The human cochlea shows considerable interindividual variability in size and morphology. In order to develop atraumatic cochlear implant (CI) electrodes, high-precision details of the variability of human anatomy are required. Sixteen human temporal bones were cut around the cochlea in blocks of approximately 3.5 × 3.5 cm. The bones were scanned by using a Skyscan 1173 micro-computed tomography (μCT) device. Mimics software (Materialise, Leuven, Belgium) was used to segment out the scala tympani (ST) from the μCT images. A three-dimensional surface model of the segmented area was generated for each cochlea. Cross-sectional images were taken and analyzed by custom-designed software in MATLAB. Comparison of different STs showed large variability in cross-sectional diameter (CSD), vertical trajectory, and height of the ST. Relative standard deviations of the CSD were between 9 and 15%. Heights measured at the center of the ST exceeded those in the modiolar and lateral regions of the scala. At the lateral region, the height decreased significantly at the beginning of the second turn. In the vertical trajectory, critical anatomic features were observed, such as dips, vertical jumps, and peaks. Rosenthal's canal (RC) extended to between 560 and 650°. We found a correlation between the length of the RC and that of the ST. The ST was segmented and the internal dimensions measured by using μCT. We observed large dimensional variability between different STs. These differences could have considerable implications for approaches to the design of CI arrays, especially in terms of their ability to preserve residual hearing during insertion of the electrode array.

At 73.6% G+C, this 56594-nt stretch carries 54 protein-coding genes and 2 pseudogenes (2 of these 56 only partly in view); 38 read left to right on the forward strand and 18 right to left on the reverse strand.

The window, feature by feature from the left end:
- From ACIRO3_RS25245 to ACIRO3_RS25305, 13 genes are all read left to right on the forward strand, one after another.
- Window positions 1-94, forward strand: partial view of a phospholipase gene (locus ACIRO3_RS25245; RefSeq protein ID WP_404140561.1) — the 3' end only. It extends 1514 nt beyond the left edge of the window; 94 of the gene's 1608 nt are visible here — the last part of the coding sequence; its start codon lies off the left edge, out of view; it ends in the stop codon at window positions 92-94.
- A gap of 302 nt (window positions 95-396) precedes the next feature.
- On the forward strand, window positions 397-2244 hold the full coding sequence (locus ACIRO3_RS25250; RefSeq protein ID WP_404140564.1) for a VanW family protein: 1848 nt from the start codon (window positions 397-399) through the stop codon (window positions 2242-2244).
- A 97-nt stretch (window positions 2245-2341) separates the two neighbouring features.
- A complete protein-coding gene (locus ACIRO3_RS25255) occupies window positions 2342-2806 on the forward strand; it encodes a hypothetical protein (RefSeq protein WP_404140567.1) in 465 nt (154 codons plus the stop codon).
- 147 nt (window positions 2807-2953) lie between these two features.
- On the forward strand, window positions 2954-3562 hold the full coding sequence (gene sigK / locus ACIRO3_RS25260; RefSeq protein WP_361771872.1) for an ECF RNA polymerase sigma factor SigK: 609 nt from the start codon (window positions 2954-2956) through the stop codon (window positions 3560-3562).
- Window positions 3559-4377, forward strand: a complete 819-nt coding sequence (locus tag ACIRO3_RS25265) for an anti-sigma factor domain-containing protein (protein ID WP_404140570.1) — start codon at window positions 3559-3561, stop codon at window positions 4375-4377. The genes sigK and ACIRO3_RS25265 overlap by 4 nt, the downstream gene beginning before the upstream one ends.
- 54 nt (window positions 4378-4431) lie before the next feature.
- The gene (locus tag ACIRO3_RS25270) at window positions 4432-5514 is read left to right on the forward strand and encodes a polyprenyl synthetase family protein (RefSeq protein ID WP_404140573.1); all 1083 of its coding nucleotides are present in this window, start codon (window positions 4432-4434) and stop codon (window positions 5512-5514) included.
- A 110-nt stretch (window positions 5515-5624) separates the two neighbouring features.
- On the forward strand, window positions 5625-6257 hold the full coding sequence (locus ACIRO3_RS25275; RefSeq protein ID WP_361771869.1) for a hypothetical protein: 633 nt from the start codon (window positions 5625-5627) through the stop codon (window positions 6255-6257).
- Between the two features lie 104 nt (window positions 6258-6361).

|Number of pages||17|
|Journal||Journal of Comparative Neurology|
|Publication status||Published - 1 Dec 2014|
- Cochlear implant
- Hearing preservation
- Individualized therapy
- Scala tympani